Study explores neurologic complications in pediatric COVID-19 cases

Children's Health

In a recent study published in the Journal of Pediatrics, researchers evaluated neurologic complications in pediatric cases of coronavirus disease 2019 (COVID-19).

Study: Neuro-inflammatory disease following SARS-CoV-2 infection in children. Image Credit: L Julia/Shutterstock

COVID-19, caused by severe acute respiratory syndrome coronavirus-2 (SARS-CoV-2), results in asymptomatic infection and respiratory failure in adults. Since the early pandemic period, there have been reports of neurologic conditions, including delirium, non-specific headache, stroke, and dizziness.

Some case reports have observed rare events of central nervous system (CNS) inflammation like acute disseminated encephalomyelitis (ADEM), encephalitis, and optic neuritis. Moreover, some researchers reported antibodies against myelin-oligodendrocyte (MOG) in COVID-19 patients, including in children.

COVID-19 generally manifests as less severe disease in children compared to adults. For instance, around 10% and 3% of adult patients develop hypoxemic pneumonia and acute respiratory distress syndrome (ARDS), whereas pediatric COVID-19 cases experience respiratory symptoms less frequently.

Furthermore, the multisystem inflammatory syndrome in children (MIS-C) has now been described as a COVID-19-related complication, with some MIS-C cases developing the neurologic inflammatory disease. Nevertheless, data on neurologic complications in pediatric COVID-19 patients are limited.

About the study

In the present study, researchers reported a case series of 19 children with neurologic symptoms associated with COVID-19. They performed a retrospective chart review of pediatric cases referred to a Parisian hospital from January 1, 2020, to July 1, 2021. Eligible subjects for inclusion were those below 18 years and positive for SARS-CoV-2 with neurologic signs. Laboratory, clinical and radiologic records were screened to extract data. 

SARS-CoV-2 reverse-transcription polymerase chain reaction (RT-PCR) tests were performed on nasopharyngeal swabs. Immunoglobulin G (IgG) against SARS-CoV-2 nucleoprotein (N) was detected using SARS-CoV-2 IgG II tests until February 2021. A ratio of 0.5 or above for serum samples was deemed positive. Beginning February 2021, IgG against spike (S) protein was quantified using the SARS-CoV-2 IgG II Quant antibody test, and positive results were those with 50 arbitrary units (AU)/ml or above.

Isoelectric focusing was carried out to ascertain oligoclonal bands (OCBs) of IgG in cerebrospinal fluid (CSF). A cell-based assay detected serum antibodies against aquaporin 4 (AQP4) and MOG by indirect immunofluorescence. All patients underwent brain and spinal magnetic resonance imaging (MRI).

Results

Twenty-one pediatric cases with a CNS inflammatory encephalopathy were referred to the Necker-Enfants maladies Hospital during the specified time. Two patients presented coinfection with systemic manifestations and succumbed to multiple vascular and infectious complications. In the present study, the remaining cases (19) were described who lacked any coinfections and had a COVID-19-related CNS inflammatory disease diagnosis.

The final cohort included 12 girls, and the median age of cases was 8.7 years. No child had any vaccine-related complications, history of severe disease, or neurologic abnormalities. None were vaccinated for SARS-CoV-2; six were asymptomatic for COVID-19, and the remainder had a fever, diarrhea, abdominal pain, asthenia, or headache.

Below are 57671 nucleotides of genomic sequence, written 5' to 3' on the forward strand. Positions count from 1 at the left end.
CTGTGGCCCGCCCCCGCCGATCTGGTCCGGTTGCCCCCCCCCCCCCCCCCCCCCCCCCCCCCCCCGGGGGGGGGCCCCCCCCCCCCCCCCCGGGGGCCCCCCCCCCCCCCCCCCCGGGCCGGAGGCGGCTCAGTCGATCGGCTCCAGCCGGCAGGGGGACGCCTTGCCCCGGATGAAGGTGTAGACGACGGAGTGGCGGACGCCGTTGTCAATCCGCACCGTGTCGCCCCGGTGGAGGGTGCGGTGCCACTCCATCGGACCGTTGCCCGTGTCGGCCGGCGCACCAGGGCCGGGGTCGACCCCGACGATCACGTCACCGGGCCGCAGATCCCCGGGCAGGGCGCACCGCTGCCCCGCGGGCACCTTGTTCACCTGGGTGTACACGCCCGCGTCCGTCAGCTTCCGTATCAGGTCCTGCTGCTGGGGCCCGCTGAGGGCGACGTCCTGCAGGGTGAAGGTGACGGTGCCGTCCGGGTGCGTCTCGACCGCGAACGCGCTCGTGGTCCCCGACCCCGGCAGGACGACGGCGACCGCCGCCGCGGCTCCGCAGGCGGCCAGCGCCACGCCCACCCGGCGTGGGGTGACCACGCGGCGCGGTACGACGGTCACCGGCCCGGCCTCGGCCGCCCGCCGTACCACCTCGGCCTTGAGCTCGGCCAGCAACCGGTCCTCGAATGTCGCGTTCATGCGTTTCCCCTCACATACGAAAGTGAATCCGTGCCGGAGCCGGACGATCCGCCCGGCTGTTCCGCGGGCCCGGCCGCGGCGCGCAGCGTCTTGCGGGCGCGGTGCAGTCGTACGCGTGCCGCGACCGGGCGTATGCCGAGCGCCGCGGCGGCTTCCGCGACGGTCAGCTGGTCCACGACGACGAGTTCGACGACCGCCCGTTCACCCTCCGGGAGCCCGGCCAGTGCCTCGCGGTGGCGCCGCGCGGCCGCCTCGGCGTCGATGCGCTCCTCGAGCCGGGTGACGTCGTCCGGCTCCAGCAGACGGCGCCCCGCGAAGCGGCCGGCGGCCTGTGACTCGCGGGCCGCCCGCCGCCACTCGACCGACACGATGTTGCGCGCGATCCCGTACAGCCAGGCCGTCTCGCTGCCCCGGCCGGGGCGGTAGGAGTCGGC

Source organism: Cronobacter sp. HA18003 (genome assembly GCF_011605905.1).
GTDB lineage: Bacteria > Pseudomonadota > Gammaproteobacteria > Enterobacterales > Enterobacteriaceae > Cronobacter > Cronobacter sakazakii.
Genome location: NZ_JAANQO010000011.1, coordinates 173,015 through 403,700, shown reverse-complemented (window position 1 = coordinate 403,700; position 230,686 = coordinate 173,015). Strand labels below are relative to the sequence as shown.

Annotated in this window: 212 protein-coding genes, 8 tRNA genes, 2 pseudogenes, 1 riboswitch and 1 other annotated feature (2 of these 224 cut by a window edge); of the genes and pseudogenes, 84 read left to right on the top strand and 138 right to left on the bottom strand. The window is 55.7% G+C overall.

MIS-C was observed in six patients with evidence of systemic inflammation, fever, and myocardial dysfunction symptoms manifesting 3.5 medians days after general symptom onset. The remaining 13 had neurologic complications, with symptoms appearing after three median days. Ten cases had cerebellar signs, nine with altered consciousness or impaired cognitive functions. All patients were previously exposed to SARS-CoV-2 and tested positive for IgG. Eight cases were PCR-positive for SARS-CoV-2 at (systemic/neurologic) symptom onset.

CSF was examined eight median days post-neurologic symptom onset. Eleven patients had pleocytosis, predominantly lymphocytes, and neutrophils. All patients were negative for other viruses (cytomegalovirus, varicella-zoster virus, enterovirus, etc.) in CSF as tested by PCR. Only one patient had elevated protein levels, and OCBs were detected in two (out of 10 tested) patients. Interferon (IFN)-alpha secretion was negative for all nine tested patients. Three patients out of nine tested had abnormal levels of cytokines.

MRIs of 14 patients were abnormal; one had optic neuritis, four showed ADEM with multifocal lesions in the brain, two had cerebellitis, and one each had isolated facial-, optic- and multineuritis. Five spinal MRIs were abnormal, with five cases of myelitis. Four children were positive for anti-AQP4 (a girl) and anti-MOG (two girls and one boy) antibodies.

Fourteen patients were treated with methylprednisolone, and two received no anti-inflammatory treatment; 16 were managed with oral corticosteroids; 11 were given intravenous immunoglobulins. Those with autoantibodies (anti-AQP4 or anti-MOG) received methylprednisolone. Although no relapse was observed, the autoantibodies were positive in three patients during the follow-up.

Conclusions

Although COVID-19 is predominantly a respiratory disease in adults, pediatric cases are often characterized by the manifestation of post-infection non-pulmonary inflammation or immune-mediated responses. The occurrence of rare conditions suggested that predisposing host factors might exist. More comprehensive studies are warranted in the future to explore the genetic variants in those susceptible to these complications during COVID-19.  

Journal reference:

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